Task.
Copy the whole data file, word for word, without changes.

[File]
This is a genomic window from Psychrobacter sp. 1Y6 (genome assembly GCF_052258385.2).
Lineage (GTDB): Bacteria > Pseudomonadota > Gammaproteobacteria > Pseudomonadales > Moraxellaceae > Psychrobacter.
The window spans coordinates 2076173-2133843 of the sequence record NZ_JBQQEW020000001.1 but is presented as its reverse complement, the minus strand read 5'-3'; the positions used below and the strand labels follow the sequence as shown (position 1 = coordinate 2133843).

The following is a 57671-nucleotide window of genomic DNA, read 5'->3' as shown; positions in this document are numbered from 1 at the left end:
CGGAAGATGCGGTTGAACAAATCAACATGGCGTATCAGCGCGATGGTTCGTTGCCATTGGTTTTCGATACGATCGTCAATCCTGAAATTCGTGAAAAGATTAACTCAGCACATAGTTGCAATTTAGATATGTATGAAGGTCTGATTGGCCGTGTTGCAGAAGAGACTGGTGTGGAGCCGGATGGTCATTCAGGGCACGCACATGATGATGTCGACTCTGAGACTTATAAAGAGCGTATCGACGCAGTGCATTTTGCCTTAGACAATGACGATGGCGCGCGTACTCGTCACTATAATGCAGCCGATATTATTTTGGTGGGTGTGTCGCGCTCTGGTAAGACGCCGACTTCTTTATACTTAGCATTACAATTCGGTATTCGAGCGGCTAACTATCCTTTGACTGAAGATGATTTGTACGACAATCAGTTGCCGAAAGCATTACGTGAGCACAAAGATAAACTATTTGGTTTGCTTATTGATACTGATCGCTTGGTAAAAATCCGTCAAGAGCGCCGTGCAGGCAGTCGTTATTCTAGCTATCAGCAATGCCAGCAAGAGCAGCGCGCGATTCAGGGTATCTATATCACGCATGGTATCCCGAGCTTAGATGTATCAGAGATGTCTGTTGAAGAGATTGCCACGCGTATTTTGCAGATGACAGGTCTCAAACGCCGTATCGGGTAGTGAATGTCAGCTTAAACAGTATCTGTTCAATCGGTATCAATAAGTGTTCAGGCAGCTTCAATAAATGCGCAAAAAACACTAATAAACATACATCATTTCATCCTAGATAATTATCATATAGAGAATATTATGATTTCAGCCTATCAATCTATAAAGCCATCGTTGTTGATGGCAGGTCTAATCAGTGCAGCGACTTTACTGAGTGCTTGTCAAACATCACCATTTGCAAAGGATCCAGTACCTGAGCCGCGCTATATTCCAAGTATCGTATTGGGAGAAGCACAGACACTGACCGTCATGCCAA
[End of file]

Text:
This is a genomic window from Psychrobacter sp. 1Y6 (genome assembly GCF_052258385.2).
Lineage (GTDB): Bacteria > Pseudomonadota > Gammaproteobacteria > Pseudomonadales > Moraxellaceae > Psychrobacter.
The window spans coordinates 2076173-2133843 of the sequence record NZ_JBQQEW020000001.1 but is presented as its reverse complement, the minus strand read 5'-3'; the positions used below and the strand labels follow the sequence as shown (position 1 = coordinate 2133843).

The following is a 57671-nucleotide window of genomic DNA, read 5'->3' as shown; positions in this document are numbered from 1 at the left end:
CGGAAGATGCGGTTGAACAAATCAACATGGCGTATCAGCGCGATGGTTCGTTGCCATTGGTTTTCGATACGATCGTCAATCCTGAAATTCGTGAAAAGATTAACTCAGCACATAGTTGCAATTTAGATATGTATGAAGGTCTGATTGGCCGTGTTGCAGAAGAGACTGGTGTGGAGCCGGATGGTCATTCAGGGCACGCACATGATGATGTCGACTCTGAGACTTATAAAGAGCGTATCGACGCAGTGCATTTTGCCTTAGACAATGACGATGGCGCGCGTACTCGTCACTATAATGCAGCCGATATTATTTTGGTGGGTGTGTCGCGCTCTGGTAAGACGCCGACTTCTTTATACTTAGCATTACAATTCGGTATTCGAGCGGCTAACTATCCTTTGACTGAAGATGATTTGTACGACAATCAGTTGCCGAAAGCATTACGTGAGCACAAAGATAAACTATTTGGTTTGCTTATTGATACTGATCGCTTGGTAAAAATCCGTCAAGAGCGCCGTGCAGGCAGTCGTTATTCTAGCTATCAGCAATGCCAGCAAGAGCAGCGCGCGATTCAGGGTATCTATATCACGCATGGTATCCCGAGCTTAGATGTATCAGAGATGTCTGTTGAAGAGATTGCCACGCGTATTTTGCAGATGACAGGTCTCAAACGCCGTATCGGGTAGTGAATGTCAGCTTAAACAGTATCTGTTCAATCGGTATCAATAAGTGTTCAGGCAGCTTCAATAAATGCGCAAAAAACACTAATAAACATACATCATTTCATCCTAGATAATTATCATATAGAGAATATTATGATTTCAGCCTATCAATCTATAAAGCCATCGTTGTTGATGGCAGGTCTAATCAGTGCAGCGACTTTACTGAGTGCTTGTCAAACATCACCATTTGCAAAGGATCCAGTACCTGAGCCGCGCTATATTCCAAGTATCGTATTGGGAGAAGCACAGACACTGACCGTCATGCCAA